Electronics > Mechanical & Automation Engineering

Pondering trying to DIY a very small CNC (2.5D)

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Infraviolet:
I've been wondering about, as a project, tying to build a small CNC machine. It would be for the following sorts of specs:

0. 2.5D cutting, able to cut anything which could be defined as a "landscape" with contour lines, so no overhangs, mostly "landscapes" of terraced levels, so continuous shapes along the horizontal plane but mostly stepped and discrete layers when moving vertically
1. Small size, max size of anything ever cut would be 5cmx5cm with a 2cm depth
2. Cutting of precise features, cutting far more fiddly features than one can 3D print, consider say gear teeth at sizes below 1mm
3. High precision in sizing, accuracy to cut for example a rectangle where two opposite sides of the cut piece would be 2cm apart to within 0.05mm
4. Cutting of metal
5. No bigger overall than a PC tower case, and no less portable when not running than a desktop PC
6. Enclosed in such a way as to make it clean enough, not throwing out metal dust and such, to operate on a desk


I've a lot of 3D printing experience, and I've designed things before which others have cut with CNC type devices, but have only done a small amount of fairly general reading about CNC machining and subtractive manufacture. Most of what I have learnt so far about machining from various sources is almost all explained in: https://lcamtuf.coredump.cx/gcnc/ That guy bought a CNC and develoepd a process to CNC out molds from which to cast items, but I'd be much more interested in CNC specifically for making small metal items (gears, motor shafts, the sort of things which have features to fiddly to 3d print and which need the strength of metal to cope with torques acting on them...). And my main interest is in building this up as a long term project, not just getting an existing CNC machine, and that still holds true if building it myself costs more than buying it.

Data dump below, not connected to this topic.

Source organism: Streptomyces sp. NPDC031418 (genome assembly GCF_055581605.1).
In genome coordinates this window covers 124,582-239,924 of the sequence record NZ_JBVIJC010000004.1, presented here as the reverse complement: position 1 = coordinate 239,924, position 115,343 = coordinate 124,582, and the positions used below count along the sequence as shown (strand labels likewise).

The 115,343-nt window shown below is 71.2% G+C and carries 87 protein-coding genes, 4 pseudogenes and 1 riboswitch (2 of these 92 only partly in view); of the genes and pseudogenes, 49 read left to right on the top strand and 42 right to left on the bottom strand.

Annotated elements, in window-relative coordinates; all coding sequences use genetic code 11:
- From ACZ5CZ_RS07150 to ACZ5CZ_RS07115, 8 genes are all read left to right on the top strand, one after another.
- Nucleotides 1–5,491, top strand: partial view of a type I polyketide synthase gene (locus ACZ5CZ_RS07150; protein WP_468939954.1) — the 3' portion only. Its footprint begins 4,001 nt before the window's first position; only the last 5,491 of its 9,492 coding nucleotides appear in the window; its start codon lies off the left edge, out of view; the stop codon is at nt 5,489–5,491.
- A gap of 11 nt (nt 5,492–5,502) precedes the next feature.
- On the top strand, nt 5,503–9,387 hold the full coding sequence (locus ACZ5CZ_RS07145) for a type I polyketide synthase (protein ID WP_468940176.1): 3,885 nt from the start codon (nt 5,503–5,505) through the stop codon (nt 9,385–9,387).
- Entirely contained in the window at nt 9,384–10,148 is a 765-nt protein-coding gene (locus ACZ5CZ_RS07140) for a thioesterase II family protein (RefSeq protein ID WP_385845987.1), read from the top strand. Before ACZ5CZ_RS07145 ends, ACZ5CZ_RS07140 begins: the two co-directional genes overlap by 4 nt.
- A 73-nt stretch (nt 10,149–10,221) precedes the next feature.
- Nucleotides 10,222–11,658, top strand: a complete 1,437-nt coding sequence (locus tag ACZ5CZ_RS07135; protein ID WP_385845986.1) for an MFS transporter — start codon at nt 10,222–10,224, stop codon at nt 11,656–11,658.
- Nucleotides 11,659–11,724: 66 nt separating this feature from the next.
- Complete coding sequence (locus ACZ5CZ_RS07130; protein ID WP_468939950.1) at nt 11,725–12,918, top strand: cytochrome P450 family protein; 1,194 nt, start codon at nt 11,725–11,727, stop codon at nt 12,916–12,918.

Can anyone suggest what I should read and learn about to see whether my idea for building a CNC machine is feasible, and what sorts of resources would be good for further consideration for starting to design such a thing?

thm_w:
"Cutting of precise features, cutting far more fiddly features than one can 3D print"

If you are talking about non-metal parts then look at a SLA 3D printer. Or check out sintered prices on Shapeways first, before investing in a mill: https://www.shapeways.com/materials/stainless-steel-316l

For inspiration:
- Nomad 3 CNC: https://shop.carbide3d.com/products/nomad-3?variant=32912906354749
- Sherline mill

What metals do you plan on cutting?

Infraviolet:
Thanks for the tips.

I'd guess I'd want to design something able to cut alumnum and some sorts of steel, though I'm aware cutting steel can be quite a tough task and force one in to very stringent rigidity requirements(although perhaps not so bad for small overall sizes if I'm willing to settle for fairly slow cutting?).

Benta:

--- Quote from: Infraviolet on January 12, 2022, 09:12:00 pm ---Thanks for the tips.

I'd guess I'd want to design something able to cut alumnum and some sorts of steel, though I'm aware cutting steel can be quite a tough task and force one in to very stringent rigidity requirements(although perhaps not so bad for small overall sizes if I'm willing to settle for fairly slow cutting?).

--- End quote ---

Slow cutting won't help. You always have minimum DOC and minimum feed to contend with. The DIY aluminium portal CNCs just won't work. You need a heavy, cast iron frame. And even such machines run into problems, especially with mild steel and stainless.
Polymers, aluminium, brass: OK. But not steel.

PS: DOC = depth-of-cut

cdev:
Is your aim machining parts for things as small as watches or very small (but not nanoscale) say, insect sized, robots?

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